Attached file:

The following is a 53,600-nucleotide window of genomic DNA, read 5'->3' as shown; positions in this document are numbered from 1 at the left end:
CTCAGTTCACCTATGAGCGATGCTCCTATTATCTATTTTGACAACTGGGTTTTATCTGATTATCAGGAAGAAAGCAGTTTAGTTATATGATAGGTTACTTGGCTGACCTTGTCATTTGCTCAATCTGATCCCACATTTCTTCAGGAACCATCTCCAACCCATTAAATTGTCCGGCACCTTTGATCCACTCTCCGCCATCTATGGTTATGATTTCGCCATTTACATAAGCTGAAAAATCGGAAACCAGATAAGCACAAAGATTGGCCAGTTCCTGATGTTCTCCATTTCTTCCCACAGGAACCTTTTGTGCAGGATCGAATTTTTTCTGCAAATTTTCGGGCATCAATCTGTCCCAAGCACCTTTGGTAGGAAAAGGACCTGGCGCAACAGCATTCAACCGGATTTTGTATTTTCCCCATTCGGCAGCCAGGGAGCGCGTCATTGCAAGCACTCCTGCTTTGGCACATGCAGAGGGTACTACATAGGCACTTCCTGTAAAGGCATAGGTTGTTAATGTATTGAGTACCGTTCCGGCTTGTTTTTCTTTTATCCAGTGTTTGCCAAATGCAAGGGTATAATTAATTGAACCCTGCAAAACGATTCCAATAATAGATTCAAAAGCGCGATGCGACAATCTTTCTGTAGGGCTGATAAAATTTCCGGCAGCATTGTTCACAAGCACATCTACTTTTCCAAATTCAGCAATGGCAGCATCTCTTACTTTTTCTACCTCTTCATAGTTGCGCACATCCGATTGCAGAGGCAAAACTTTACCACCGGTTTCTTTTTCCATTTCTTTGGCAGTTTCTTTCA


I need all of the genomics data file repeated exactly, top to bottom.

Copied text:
The following is a 53,600-nucleotide window of genomic DNA, read 5'->3' as shown; positions in this document are numbered from 1 at the left end:
CTCAGTTCACCTATGAGCGATGCTCCTATTATCTATTTTGACAACTGGGTTTTATCTGATTATCAGGAAGAAAGCAGTTTAGTTATATGATAGGTTACTTGGCTGACCTTGTCATTTGCTCAATCTGATCCCACATTTCTTCAGGAACCATCTCCAACCCATTAAATTGTCCGGCACCTTTGATCCACTCTCCGCCATCTATGGTTATGATTTCGCCATTTACATAAGCTGAAAAATCGGAAACCAGATAAGCACAAAGATTGGCCAGTTCCTGATGTTCTCCATTTCTTCCCACAGGAACCTTTTGTGCAGGATCGAATTTTTTCTGCAAATTTTCGGGCATCAATCTGTCCCAAGCACCTTTGGTAGGAAAAGGACCTGGCGCAACAGCATTCAACCGGATTTTGTATTTTCCCCATTCGGCAGCCAGGGAGCGCGTCATTGCAAGCACTCCTGCTTTGGCACATGCAGAGGGTACTACATAGGCACTTCCTGTAAAGGCATAGGTTGTTAATGTATTGAGTACCGTTCCGGCTTGTTTTTCTTTTATCCAGTGTTTGCCAAATGCAAGGGTATAATTAATTGAACCCTGCAAAACGATTCCAATAATAGATTCAAAAGCGCGATGCGACAATCTTTCTGTAGGGCTGATAAAATTTCCGGCAGCATTGTTCACAAGCACATCTACTTTTCCAAATTCAGCAATGGCAGCATCTCTTACTTTTTCTACCTCTTCATAGTTGCGCACATCCGATTGCAGAGGCAAAACTTTACCACCGGTTTCTTTTTCCATTTCTTTGGCAGTTTCTTTCA